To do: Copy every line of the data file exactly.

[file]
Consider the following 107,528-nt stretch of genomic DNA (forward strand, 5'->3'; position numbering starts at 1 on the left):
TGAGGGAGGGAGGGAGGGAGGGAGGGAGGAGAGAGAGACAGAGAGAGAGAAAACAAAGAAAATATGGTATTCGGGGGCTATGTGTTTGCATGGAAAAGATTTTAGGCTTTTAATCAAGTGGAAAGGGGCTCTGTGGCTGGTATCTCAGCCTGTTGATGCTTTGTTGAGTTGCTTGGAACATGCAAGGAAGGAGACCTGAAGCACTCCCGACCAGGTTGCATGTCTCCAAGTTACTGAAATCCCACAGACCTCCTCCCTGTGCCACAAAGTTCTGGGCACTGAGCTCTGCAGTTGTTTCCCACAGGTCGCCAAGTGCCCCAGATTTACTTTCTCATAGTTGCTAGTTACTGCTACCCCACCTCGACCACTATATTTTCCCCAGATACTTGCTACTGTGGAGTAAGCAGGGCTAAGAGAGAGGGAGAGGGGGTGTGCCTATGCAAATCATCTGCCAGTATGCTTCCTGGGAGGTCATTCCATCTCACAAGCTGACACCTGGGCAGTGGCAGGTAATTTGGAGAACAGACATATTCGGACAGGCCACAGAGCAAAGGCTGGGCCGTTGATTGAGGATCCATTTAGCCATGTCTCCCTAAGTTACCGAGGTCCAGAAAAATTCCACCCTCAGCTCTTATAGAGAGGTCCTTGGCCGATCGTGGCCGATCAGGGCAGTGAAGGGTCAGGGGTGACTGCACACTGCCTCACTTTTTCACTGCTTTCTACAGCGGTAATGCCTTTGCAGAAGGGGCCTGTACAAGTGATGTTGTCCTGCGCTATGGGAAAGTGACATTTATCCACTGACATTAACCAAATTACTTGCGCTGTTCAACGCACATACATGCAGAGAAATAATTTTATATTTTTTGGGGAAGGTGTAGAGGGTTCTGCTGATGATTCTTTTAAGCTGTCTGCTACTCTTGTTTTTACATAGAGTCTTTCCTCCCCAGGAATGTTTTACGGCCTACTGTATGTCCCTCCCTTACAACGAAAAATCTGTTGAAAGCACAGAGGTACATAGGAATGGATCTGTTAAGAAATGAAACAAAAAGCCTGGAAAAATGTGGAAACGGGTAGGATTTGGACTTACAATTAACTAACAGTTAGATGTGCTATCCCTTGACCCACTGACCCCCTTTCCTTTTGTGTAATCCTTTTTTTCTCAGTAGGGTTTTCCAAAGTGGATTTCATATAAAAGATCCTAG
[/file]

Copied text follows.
Consider the following 107,528-nt stretch of genomic DNA (forward strand, 5'->3'; position numbering starts at 1 on the left):
TGAGGGAGGGAGGGAGGGAGGGAGGGAGGAGAGAGAGACAGAGAGAGAGAAAACAAAGAAAATATGGTATTCGGGGGCTATGTGTTTGCATGGAAAAGATTTTAGGCTTTTAATCAAGTGGAAAGGGGCTCTGTGGCTGGTATCTCAGCCTGTTGATGCTTTGTTGAGTTGCTTGGAACATGCAAGGAAGGAGACCTGAAGCACTCCCGACCAGGTTGCATGTCTCCAAGTTACTGAAATCCCACAGACCTCCTCCCTGTGCCACAAAGTTCTGGGCACTGAGCTCTGCAGTTGTTTCCCACAGGTCGCCAAGTGCCCCAGATTTACTTTCTCATAGTTGCTAGTTACTGCTACCCCACCTCGACCACTATATTTTCCCCAGATACTTGCTACTGTGGAGTAAGCAGGGCTAAGAGAGAGGGAGAGGGGGTGTGCCTATGCAAATCATCTGCCAGTATGCTTCCTGGGAGGTCATTCCATCTCACAAGCTGACACCTGGGCAGTGGCAGGTAATTTGGAGAACAGACATATTCGGACAGGCCACAGAGCAAAGGCTGGGCCGTTGATTGAGGATCCATTTAGCCATGTCTCCCTAAGTTACCGAGGTCCAGAAAAATTCCACCCTCAGCTCTTATAGAGAGGTCCTTGGCCGATCGTGGCCGATCAGGGCAGTGAAGGGTCAGGGGTGACTGCACACTGCCTCACTTTTTCACTGCTTTCTACAGCGGTAATGCCTTTGCAGAAGGGGCCTGTACAAGTGATGTTGTCCTGCGCTATGGGAAAGTGACATTTATCCACTGACATTAACCAAATTACTTGCGCTGTTCAACGCACATACATGCAGAGAAATAATTTTATATTTTTTGGGGAAGGTGTAGAGGGTTCTGCTGATGATTCTTTTAAGCTGTCTGCTACTCTTGTTTTTACATAGAGTCTTTCCTCCCCAGGAATGTTTTACGGCCTACTGTATGTCCCTCCCTTACAACGAAAAATCTGTTGAAAGCACAGAGGTACATAGGAATGGATCTGTTAAGAAATGAAACAAAAAGCCTGGAAAAATGTGGAAACGGGTAGGATTTGGACTTACAATTAACTAACAGTTAGATGTGCTATCCCTTGACCCACTGACCCCCTTTCCTTTTGTGTAATCCTTTTTTTCTCAGTAGGGTTTTCCAAAGTGGATTTCATATAAAAGATCCTAG